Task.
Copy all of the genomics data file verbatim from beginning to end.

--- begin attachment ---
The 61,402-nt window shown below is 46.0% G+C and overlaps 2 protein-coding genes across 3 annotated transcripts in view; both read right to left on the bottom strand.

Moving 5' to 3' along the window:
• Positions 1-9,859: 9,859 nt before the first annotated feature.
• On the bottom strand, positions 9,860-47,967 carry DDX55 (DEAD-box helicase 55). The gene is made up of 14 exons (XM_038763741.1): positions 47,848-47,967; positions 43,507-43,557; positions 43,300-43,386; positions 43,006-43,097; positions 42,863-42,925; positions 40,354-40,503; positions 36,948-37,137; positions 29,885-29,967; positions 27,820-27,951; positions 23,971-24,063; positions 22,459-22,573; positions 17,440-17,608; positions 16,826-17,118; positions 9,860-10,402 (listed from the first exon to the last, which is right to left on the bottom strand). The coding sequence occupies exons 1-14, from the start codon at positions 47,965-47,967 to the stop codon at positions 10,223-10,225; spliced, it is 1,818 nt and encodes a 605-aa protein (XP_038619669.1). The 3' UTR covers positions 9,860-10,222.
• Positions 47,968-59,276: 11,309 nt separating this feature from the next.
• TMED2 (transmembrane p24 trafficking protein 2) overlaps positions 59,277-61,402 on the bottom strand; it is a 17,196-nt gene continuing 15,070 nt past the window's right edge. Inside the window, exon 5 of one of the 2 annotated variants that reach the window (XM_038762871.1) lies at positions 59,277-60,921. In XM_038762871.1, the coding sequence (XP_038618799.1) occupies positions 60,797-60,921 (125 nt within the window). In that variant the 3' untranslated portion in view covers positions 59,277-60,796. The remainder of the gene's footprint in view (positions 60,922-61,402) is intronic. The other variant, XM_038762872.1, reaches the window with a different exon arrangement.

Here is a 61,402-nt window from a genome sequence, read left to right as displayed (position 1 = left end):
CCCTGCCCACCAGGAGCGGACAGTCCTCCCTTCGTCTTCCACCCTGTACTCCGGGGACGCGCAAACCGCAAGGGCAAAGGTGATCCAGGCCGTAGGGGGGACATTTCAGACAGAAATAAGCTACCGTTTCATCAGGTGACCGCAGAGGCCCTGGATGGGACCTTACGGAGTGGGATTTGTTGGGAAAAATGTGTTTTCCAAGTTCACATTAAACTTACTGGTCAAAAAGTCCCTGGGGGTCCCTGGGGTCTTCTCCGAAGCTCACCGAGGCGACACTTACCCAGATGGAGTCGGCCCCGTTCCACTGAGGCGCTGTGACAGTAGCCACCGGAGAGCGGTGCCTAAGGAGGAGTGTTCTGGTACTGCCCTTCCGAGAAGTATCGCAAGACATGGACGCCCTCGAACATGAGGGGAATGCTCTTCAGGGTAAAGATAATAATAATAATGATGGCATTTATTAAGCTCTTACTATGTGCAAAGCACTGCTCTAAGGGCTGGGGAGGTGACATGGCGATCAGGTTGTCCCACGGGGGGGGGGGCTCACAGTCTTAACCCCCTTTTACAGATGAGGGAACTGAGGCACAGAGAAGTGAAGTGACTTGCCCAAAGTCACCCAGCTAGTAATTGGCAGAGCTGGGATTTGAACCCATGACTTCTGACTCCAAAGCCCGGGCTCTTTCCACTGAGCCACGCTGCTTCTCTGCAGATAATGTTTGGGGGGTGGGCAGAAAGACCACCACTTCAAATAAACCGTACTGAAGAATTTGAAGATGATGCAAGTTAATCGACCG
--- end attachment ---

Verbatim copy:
The 61,402-nt window shown below is 46.0% G+C and overlaps 2 protein-coding genes across 3 annotated transcripts in view; both read right to left on the bottom strand.

Moving 5' to 3' along the window:
• Positions 1-9,859: 9,859 nt before the first annotated feature.
• On the bottom strand, positions 9,860-47,967 carry DDX55 (DEAD-box helicase 55). The gene is made up of 14 exons (XM_038763741.1): positions 47,848-47,967; positions 43,507-43,557; positions 43,300-43,386; positions 43,006-43,097; positions 42,863-42,925; positions 40,354-40,503; positions 36,948-37,137; positions 29,885-29,967; positions 27,820-27,951; positions 23,971-24,063; positions 22,459-22,573; positions 17,440-17,608; positions 16,826-17,118; positions 9,860-10,402 (listed from the first exon to the last, which is right to left on the bottom strand). The coding sequence occupies exons 1-14, from the start codon at positions 47,965-47,967 to the stop codon at positions 10,223-10,225; spliced, it is 1,818 nt and encodes a 605-aa protein (XP_038619669.1). The 3' UTR covers positions 9,860-10,222.
• Positions 47,968-59,276: 11,309 nt separating this feature from the next.
• TMED2 (transmembrane p24 trafficking protein 2) overlaps positions 59,277-61,402 on the bottom strand; it is a 17,196-nt gene continuing 15,070 nt past the window's right edge. Inside the window, exon 5 of one of the 2 annotated variants that reach the window (XM_038762871.1) lies at positions 59,277-60,921. In XM_038762871.1, the coding sequence (XP_038618799.1) occupies positions 60,797-60,921 (125 nt within the window). In that variant the 3' untranslated portion in view covers positions 59,277-60,796. The remainder of the gene's footprint in view (positions 60,922-61,402) is intronic. The other variant, XM_038762872.1, reaches the window with a different exon arrangement.

Here is a 61,402-nt window from a genome sequence, read left to right as displayed (position 1 = left end):
CCCTGCCCACCAGGAGCGGACAGTCCTCCCTTCGTCTTCCACCCTGTACTCCGGGGACGCGCAAACCGCAAGGGCAAAGGTGATCCAGGCCGTAGGGGGGACATTTCAGACAGAAATAAGCTACCGTTTCATCAGGTGACCGCAGAGGCCCTGGATGGGACCTTACGGAGTGGGATTTGTTGGGAAAAATGTGTTTTCCAAGTTCACATTAAACTTACTGGTCAAAAAGTCCCTGGGGGTCCCTGGGGTCTTCTCCGAAGCTCACCGAGGCGACACTTACCCAGATGGAGTCGGCCCCGTTCCACTGAGGCGCTGTGACAGTAGCCACCGGAGAGCGGTGCCTAAGGAGGAGTGTTCTGGTACTGCCCTTCCGAGAAGTATCGCAAGACATGGACGCCCTCGAACATGAGGGGAATGCTCTTCAGGGTAAAGATAATAATAATAATGATGGCATTTATTAAGCTCTTACTATGTGCAAAGCACTGCTCTAAGGGCTGGGGAGGTGACATGGCGATCAGGTTGTCCCACGGGGGGGGGGGCTCACAGTCTTAACCCCCTTTTACAGATGAGGGAACTGAGGCACAGAGAAGTGAAGTGACTTGCCCAAAGTCACCCAGCTAGTAATTGGCAGAGCTGGGATTTGAACCCATGACTTCTGACTCCAAAGCCCGGGCTCTTTCCACTGAGCCACGCTGCTTCTCTGCAGATAATGTTTGGGGGGTGGGCAGAAAGACCACCACTTCAAATAAACCGTACTGAAGAATTTGAAGATGATGCAAGTTAATCGACCG